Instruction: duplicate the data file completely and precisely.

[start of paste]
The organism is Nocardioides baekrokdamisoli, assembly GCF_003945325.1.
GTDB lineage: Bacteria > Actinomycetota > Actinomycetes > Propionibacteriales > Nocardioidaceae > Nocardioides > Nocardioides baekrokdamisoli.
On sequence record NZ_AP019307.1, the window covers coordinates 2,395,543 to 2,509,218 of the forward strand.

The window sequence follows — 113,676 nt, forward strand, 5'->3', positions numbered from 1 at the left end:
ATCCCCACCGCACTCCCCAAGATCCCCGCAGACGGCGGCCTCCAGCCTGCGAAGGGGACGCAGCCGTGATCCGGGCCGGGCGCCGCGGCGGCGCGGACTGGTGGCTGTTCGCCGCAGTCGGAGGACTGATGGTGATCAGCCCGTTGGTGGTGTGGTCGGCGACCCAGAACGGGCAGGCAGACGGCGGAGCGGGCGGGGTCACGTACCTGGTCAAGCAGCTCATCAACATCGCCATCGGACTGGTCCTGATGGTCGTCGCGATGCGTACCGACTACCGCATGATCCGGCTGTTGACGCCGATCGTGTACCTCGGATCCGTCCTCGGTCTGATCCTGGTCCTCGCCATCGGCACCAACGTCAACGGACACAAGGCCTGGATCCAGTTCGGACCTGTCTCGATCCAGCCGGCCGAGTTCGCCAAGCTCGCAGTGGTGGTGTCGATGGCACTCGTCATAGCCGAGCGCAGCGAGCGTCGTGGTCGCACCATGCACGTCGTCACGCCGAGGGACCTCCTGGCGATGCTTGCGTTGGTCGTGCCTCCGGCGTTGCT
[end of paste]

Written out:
The organism is Nocardioides baekrokdamisoli, assembly GCF_003945325.1.
GTDB lineage: Bacteria > Actinomycetota > Actinomycetes > Propionibacteriales > Nocardioidaceae > Nocardioides > Nocardioides baekrokdamisoli.
On sequence record NZ_AP019307.1, the window covers coordinates 2,395,543 to 2,509,218 of the forward strand.

The window sequence follows — 113,676 nt, forward strand, 5'->3', positions numbered from 1 at the left end:
ATCCCCACCGCACTCCCCAAGATCCCCGCAGACGGCGGCCTCCAGCCTGCGAAGGGGACGCAGCCGTGATCCGGGCCGGGCGCCGCGGCGGCGCGGACTGGTGGCTGTTCGCCGCAGTCGGAGGACTGATGGTGATCAGCCCGTTGGTGGTGTGGTCGGCGACCCAGAACGGGCAGGCAGACGGCGGAGCGGGCGGGGTCACGTACCTGGTCAAGCAGCTCATCAACATCGCCATCGGACTGGTCCTGATGGTCGTCGCGATGCGTACCGACTACCGCATGATCCGGCTGTTGACGCCGATCGTGTACCTCGGATCCGTCCTCGGTCTGATCCTGGTCCTCGCCATCGGCACCAACGTCAACGGACACAAGGCCTGGATCCAGTTCGGACCTGTCTCGATCCAGCCGGCCGAGTTCGCCAAGCTCGCAGTGGTGGTGTCGATGGCACTCGTCATAGCCGAGCGCAGCGAGCGTCGTGGTCGCACCATGCACGTCGTCACGCCGAGGGACCTCCTGGCGATGCTTGCGTTGGTCGTGCCTCCGGCGTTGCT